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Opinion: why listening to Alexandra Burke's 'Hallelujah' while driving is dangerous

It's March, so it must be time for a vital Christmas driving tip!

Published: 06 Mar 2023

I hope I am not too late, but I fear I may be. I have just been made aware of a crucial piece of driving advice, one that could save thousands – maybe millions – from danger, and I feel duty-bound to share.

This vital motoring revelation comes from a company called Chill, who describe themselves as ‘Irish car insurance experts’. (Experts in Irish car insurance? Irish experts in car insurance more broadly? Tantalisingly unclear.)

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And Chill’s vital road safety tip is this: while driving, you must not, under any circumstances, listen to Alexandra Burke’s popular Christmas single Hallelujah.

Now, I realise this advice would have been more useful if you’d discovered it before Christmas. But I don’t check my spam folder that often, and I’m thinking, hey, some radio stations play Alexandra Burke’s popular Christmas single Hallelujah in early March, right? And if this column saves just one motorist from a Burke-related catastrophe (a Burkalamity?), I can sleep easy at night.

You may be wondering exactly what’s so dangerous about listening to Alexandra Burke’s popular Christmas single Hallelujah while driving. Well, fear not, because there’s serious science behind it. Perish the thought that Irish car insurance experts Chill simply cooked up a Christmas press release as a cheap way of generating a bit of publicity from lazy journalists on deadline. Oh no. This is a revelation rooted in medicine.

It’s all about the beats. Irish car insurance experts Chill drew upon research from the South China University of Technology, which found that songs with a tempo over 120bpm (beats per minute) could cause dangerous driving behaviours, impacting the driver’s cardiovascular, physiological and psychological states.

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While most Christmas singles tick along well below 120bpm, Hallelujah clocks a terrifying 180bpm, apparently making it the audio equivalent of attempting to carve a family turkey while driving in the outside lane of the M4. While on fire. Yes, Hallelujah must not be listened to while driving because it’s dangerously exciting.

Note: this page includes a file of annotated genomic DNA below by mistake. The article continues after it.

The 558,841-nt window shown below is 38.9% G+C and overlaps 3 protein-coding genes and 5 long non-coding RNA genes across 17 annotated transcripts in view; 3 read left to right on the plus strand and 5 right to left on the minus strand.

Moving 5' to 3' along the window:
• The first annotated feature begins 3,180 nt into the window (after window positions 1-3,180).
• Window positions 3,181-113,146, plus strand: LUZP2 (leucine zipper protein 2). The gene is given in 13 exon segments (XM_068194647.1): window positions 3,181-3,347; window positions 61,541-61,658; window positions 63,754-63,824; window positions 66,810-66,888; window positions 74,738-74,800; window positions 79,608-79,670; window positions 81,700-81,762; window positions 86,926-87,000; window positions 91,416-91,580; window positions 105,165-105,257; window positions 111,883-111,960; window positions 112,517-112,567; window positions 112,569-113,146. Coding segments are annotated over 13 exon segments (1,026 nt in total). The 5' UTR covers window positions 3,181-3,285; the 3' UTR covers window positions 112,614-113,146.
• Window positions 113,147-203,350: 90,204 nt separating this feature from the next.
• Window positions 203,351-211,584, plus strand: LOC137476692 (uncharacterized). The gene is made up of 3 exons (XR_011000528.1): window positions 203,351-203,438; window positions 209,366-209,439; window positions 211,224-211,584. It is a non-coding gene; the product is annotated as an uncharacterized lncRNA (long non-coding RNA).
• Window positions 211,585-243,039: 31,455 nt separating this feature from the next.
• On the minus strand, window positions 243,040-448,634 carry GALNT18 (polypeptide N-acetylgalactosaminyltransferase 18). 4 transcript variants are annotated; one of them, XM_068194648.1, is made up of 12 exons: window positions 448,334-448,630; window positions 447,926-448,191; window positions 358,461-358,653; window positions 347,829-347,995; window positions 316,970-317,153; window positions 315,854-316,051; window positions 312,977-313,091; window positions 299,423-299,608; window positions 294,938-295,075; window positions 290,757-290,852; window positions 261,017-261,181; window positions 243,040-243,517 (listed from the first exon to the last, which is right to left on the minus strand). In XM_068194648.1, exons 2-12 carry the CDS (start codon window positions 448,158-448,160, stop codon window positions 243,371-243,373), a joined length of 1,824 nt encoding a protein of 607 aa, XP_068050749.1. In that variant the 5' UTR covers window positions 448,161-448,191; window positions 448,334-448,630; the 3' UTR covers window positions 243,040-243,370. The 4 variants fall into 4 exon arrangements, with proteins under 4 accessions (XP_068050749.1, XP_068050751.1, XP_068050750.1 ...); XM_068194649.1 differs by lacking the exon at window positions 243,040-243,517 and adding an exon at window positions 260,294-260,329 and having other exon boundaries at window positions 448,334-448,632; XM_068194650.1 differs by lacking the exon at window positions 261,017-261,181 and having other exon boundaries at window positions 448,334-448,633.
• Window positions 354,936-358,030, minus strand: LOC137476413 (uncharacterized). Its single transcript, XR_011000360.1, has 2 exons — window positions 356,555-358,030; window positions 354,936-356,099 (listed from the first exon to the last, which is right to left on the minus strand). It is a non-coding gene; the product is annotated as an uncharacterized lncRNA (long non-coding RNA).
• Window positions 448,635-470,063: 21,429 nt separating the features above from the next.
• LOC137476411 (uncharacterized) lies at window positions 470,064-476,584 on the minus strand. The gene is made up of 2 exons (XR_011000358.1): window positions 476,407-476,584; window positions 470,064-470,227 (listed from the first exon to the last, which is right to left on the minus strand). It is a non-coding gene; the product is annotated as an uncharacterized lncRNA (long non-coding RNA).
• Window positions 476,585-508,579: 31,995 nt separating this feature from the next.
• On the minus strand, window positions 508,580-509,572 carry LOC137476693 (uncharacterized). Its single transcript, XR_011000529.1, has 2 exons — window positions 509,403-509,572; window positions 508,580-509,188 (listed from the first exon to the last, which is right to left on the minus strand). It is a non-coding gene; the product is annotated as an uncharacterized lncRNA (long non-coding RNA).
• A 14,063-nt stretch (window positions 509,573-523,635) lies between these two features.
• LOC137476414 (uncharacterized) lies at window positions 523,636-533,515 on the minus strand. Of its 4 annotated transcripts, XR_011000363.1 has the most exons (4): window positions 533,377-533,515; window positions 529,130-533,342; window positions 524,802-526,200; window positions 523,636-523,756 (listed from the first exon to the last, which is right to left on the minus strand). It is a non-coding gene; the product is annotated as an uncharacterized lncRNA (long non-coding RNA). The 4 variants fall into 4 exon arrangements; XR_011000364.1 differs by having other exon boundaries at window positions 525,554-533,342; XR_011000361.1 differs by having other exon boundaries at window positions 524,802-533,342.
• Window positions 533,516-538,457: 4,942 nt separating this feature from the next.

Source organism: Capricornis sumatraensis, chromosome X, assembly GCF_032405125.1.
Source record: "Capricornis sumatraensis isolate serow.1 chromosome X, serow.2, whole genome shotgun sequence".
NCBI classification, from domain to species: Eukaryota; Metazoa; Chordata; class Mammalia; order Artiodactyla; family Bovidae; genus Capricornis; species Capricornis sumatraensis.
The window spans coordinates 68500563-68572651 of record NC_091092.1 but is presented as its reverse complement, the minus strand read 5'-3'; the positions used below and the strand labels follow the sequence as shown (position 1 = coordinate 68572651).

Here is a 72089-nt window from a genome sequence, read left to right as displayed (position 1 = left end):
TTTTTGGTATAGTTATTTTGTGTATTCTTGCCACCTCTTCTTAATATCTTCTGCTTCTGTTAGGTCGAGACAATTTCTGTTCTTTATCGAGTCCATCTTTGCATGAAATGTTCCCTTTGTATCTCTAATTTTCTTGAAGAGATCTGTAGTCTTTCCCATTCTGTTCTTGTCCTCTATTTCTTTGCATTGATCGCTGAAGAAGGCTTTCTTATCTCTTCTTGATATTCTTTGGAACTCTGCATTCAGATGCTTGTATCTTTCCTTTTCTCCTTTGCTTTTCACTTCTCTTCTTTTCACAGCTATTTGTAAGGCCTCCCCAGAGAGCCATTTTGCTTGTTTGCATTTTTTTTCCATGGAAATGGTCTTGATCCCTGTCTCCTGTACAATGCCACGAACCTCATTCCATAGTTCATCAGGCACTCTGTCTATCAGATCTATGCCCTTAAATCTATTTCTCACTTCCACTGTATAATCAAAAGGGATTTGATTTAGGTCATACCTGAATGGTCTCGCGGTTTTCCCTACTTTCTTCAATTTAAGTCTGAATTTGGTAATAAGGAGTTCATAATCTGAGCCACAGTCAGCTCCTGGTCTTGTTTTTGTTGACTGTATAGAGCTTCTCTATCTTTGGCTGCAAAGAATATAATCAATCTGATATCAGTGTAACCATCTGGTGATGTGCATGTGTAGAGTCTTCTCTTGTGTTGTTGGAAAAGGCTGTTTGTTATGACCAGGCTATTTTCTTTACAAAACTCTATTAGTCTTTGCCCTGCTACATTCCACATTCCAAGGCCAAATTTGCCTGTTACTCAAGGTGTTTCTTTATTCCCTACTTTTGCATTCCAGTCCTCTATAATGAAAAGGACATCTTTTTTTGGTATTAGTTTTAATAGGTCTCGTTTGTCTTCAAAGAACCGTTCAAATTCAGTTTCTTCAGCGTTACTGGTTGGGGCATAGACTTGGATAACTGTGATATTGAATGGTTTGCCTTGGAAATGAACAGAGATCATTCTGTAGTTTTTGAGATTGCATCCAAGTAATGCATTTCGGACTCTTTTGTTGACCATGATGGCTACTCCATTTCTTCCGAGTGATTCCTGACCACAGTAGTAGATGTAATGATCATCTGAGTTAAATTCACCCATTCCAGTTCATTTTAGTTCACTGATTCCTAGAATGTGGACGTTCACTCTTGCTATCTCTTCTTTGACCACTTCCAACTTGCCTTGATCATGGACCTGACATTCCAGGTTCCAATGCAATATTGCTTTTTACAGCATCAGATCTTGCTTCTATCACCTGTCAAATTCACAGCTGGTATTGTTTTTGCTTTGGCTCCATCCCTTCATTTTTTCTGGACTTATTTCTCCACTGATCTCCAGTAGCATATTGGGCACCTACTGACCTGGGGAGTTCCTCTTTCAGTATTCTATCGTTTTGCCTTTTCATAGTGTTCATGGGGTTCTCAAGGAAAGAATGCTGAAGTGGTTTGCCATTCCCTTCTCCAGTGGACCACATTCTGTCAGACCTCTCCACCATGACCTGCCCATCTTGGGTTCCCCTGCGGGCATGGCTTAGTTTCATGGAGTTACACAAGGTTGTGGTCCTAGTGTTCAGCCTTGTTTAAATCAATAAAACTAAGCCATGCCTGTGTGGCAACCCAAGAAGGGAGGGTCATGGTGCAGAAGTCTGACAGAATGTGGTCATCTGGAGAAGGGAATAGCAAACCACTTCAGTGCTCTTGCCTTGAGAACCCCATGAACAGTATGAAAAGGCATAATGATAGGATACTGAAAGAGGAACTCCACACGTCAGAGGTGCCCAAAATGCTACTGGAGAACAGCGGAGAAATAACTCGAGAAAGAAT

Now then. You, like me, may not associate Alexandra Burke’s popular Christmas single Hallelujah with phrases like ‘dangerously exciting’. Certainly not when compared to, say, German thrash metal. Or your average lullaby.

You might, like me, have considered Hallelujah more likely to induce narcolepsy than road rage. You might, like me, think that, if your science says Alexandra Burke’s Hallelujah is a danger to public health on the grounds of over-excitement, maybe your science needs a bit of a tweak.

But that’s exactly why you and I aren’t in the business of cutting-edge motoring research! That’s why we should leave these important matters to Irish car insurance experts Chill! They’re experts for a reason!

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(In fact, Irish car experts Chill found there was only one Christmas song even more dangerous than Hallelujah to consume while driving: Shakin’ Stevens’ rage-inducing Merry Christmas Everyone, which revs to a potentially lethal 203bpm. No wonder he was shakin’.)

Consider yourself duly warned for next Christmas, kids. Don’t Burke and drive.

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